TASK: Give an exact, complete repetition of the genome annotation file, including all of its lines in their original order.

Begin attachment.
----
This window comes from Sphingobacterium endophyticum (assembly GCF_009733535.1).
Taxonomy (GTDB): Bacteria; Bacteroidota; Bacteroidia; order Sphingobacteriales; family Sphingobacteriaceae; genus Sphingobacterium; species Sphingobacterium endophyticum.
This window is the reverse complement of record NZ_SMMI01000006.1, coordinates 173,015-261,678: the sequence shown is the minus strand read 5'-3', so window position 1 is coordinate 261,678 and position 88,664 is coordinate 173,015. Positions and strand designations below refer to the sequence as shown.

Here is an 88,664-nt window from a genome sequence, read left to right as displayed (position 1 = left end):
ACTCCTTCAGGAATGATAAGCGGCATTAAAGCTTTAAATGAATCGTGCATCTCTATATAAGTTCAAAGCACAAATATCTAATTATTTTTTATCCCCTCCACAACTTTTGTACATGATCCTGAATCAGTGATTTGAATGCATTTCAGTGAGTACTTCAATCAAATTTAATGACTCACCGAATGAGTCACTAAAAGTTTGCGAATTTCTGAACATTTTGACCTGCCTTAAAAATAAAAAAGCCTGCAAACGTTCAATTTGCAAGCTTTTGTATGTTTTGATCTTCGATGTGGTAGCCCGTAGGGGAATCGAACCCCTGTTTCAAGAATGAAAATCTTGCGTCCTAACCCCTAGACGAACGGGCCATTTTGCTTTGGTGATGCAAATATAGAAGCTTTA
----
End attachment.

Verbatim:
This window comes from Sphingobacterium endophyticum (assembly GCF_009733535.1).
Taxonomy (GTDB): Bacteria; Bacteroidota; Bacteroidia; order Sphingobacteriales; family Sphingobacteriaceae; genus Sphingobacterium; species Sphingobacterium endophyticum.
This window is the reverse complement of record NZ_SMMI01000006.1, coordinates 173,015-261,678: the sequence shown is the minus strand read 5'-3', so window position 1 is coordinate 261,678 and position 88,664 is coordinate 173,015. Positions and strand designations below refer to the sequence as shown.

Here is an 88,664-nt window from a genome sequence, read left to right as displayed (position 1 = left end):
ACTCCTTCAGGAATGATAAGCGGCATTAAAGCTTTAAATGAATCGTGCATCTCTATATAAGTTCAAAGCACAAATATCTAATTATTTTTTATCCCCTCCACAACTTTTGTACATGATCCTGAATCAGTGATTTGAATGCATTTCAGTGAGTACTTCAATCAAATTTAATGACTCACCGAATGAGTCACTAAAAGTTTGCGAATTTCTGAACATTTTGACCTGCCTTAAAAATAAAAAAGCCTGCAAACGTTCAATTTGCAAGCTTTTGTATGTTTTGATCTTCGATGTGGTAGCCCGTAGGGGAATCGAACCCCTGTTTCAAGAATGAAAATCTTGCGTCCTAACCCCTAGACGAACGGGCCATTTTGCTTTGGTGATGCAAATATAGAAGCTTTA